Detection, Education, Research and Decolonization Without Isolation in Long-term Care Facilities
This trial is active, not recruiting.
|Condition||mrsa - methicillin resistant staphylococcus aureus infection|
|Sponsor||NorthShore University HealthSystem Research Institute|
|Start date||October 2010|
|End date||March 2013|
|Trial size||4200 participants|
|Trial identifier||NCT01302210, AHRQ 1R18HSO19968-01|
Our hypothesis for the DERAIL MRSA program is that one can safely remove the colonization risk from nearly all residents (patients) in a way that does not interfere with the desired life-style for persons in these facilities and thereby reduce the risk of infection and lower the cost of care by avoiding preventable disease.
|Endpoint classification||efficacy study|
|Intervention model||parallel assignment|
To test the effectiveness of an admission testing and immediate decolonization of positive persons protocol for reducing MRSA colonization prevalence in long term care facilities (LTCF's)
time frame: 12 months and 24 months
To further develop an Infection Control Outreach Program designed to provide expert guidance on infectious disease prevention specific to LTCF's
time frame: 2 years
Male or female participants at least 18 years old.
- All patients in 18 LTCF nursing units randomly selected as intervention or control units
- Patients that choose not to be included in the program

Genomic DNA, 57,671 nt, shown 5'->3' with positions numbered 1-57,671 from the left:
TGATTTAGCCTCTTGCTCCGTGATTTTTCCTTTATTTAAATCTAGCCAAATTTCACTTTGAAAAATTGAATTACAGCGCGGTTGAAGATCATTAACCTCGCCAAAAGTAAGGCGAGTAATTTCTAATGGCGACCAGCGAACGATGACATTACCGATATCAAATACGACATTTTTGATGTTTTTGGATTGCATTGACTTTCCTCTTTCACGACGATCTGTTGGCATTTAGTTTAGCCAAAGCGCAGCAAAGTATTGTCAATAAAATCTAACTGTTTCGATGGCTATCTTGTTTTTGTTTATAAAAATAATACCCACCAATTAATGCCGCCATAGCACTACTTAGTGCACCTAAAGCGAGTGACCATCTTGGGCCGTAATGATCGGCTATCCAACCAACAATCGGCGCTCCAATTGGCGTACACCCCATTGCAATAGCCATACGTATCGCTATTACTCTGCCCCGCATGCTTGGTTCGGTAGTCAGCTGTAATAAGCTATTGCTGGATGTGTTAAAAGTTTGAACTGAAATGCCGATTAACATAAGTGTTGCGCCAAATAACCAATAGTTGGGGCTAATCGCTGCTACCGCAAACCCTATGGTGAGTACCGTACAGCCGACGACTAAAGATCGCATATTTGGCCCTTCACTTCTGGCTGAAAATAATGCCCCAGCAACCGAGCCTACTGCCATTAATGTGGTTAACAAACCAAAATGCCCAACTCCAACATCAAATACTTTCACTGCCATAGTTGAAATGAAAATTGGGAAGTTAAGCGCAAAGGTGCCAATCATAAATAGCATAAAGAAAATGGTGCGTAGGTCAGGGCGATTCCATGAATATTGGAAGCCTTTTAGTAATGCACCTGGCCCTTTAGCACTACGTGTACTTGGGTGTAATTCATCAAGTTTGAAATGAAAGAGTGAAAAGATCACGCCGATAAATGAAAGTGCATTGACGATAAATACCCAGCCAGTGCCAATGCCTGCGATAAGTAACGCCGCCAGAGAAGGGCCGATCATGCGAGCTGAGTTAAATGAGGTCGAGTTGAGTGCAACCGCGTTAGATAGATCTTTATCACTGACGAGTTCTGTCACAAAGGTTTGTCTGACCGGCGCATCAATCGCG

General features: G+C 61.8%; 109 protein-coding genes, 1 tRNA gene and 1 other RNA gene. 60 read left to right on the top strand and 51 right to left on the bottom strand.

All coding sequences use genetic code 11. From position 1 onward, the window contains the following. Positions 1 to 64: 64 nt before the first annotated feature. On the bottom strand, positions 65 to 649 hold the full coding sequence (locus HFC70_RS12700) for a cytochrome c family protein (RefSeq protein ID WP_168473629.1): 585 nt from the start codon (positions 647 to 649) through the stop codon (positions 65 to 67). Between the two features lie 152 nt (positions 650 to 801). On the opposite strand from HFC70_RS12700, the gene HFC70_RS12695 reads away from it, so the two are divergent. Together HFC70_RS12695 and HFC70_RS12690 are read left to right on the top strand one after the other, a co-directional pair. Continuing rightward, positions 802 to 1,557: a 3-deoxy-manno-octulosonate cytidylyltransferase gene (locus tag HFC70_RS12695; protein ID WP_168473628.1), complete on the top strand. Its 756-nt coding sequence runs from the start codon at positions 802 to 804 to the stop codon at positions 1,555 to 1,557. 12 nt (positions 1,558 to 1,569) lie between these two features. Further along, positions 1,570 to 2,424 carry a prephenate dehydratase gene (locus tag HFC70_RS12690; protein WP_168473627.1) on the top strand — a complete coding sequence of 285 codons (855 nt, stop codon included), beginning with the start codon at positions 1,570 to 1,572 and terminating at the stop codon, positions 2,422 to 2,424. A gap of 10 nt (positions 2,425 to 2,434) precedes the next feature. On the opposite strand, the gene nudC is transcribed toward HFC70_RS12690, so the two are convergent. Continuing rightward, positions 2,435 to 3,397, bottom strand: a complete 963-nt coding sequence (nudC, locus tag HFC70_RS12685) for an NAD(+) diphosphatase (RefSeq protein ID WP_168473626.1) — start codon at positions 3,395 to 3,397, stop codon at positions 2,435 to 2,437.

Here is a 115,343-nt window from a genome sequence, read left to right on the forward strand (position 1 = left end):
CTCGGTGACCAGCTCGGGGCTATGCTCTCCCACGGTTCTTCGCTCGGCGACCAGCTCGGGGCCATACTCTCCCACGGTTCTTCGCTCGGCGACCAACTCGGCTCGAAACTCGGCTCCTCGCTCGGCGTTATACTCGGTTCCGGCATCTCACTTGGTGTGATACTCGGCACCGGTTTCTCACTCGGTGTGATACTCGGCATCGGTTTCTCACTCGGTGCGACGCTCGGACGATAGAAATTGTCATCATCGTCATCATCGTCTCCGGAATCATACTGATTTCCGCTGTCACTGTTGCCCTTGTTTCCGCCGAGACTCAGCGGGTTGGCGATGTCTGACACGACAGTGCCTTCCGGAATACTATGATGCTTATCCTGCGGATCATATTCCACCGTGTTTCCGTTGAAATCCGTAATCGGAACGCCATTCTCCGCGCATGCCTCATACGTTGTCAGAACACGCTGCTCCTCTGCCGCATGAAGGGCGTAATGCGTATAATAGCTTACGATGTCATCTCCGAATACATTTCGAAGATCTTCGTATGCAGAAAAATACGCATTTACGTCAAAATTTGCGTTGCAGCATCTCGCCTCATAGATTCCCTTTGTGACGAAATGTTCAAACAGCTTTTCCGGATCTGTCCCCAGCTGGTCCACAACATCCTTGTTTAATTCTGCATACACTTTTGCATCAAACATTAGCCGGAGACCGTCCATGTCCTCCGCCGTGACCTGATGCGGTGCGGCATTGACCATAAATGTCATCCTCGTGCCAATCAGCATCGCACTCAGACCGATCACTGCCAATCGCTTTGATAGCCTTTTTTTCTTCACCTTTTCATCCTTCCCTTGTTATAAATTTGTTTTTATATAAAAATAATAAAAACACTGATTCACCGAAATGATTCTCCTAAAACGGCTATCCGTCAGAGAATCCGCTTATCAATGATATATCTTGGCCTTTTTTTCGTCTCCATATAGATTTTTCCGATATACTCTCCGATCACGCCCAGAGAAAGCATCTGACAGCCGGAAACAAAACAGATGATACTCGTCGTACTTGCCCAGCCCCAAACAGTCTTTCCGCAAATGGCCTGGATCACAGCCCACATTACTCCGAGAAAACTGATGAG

|Official title||Detection, Education, Research and Decolonization Without Isolation in Long-term Care to Control(DERAIL)MRSA|
|Principal investigator||Lance R Peterson, MD|
|Description||The primary endpoint will be measuring the reduction in MRSA colonization prevalence (rate) in the intervention arm as compared to the control arm. One secondary endpoint is to compare the rate of MRSA disease in the intervention and control arms. The other secondary endpoint is to determine the cost of MRSA screening and decolonization and compare it to the cost of MRSA disease treatment (both medication cost and the expense of any needed hospitalization for therapy of MRSA infection therapy) in the control arm. Achieving our primary goal of MRSA control will also demonstrate two secondary goals wthe investigators aim to achieve: one being that a scientific, planned approach to the issue of specific healthcare-associated infection in LTCFs can solve these problems and the other that a partnership between acute and long-term care is beneficial in dealing with patient safety and quality practices across the United Sates Healthcare continuum.|
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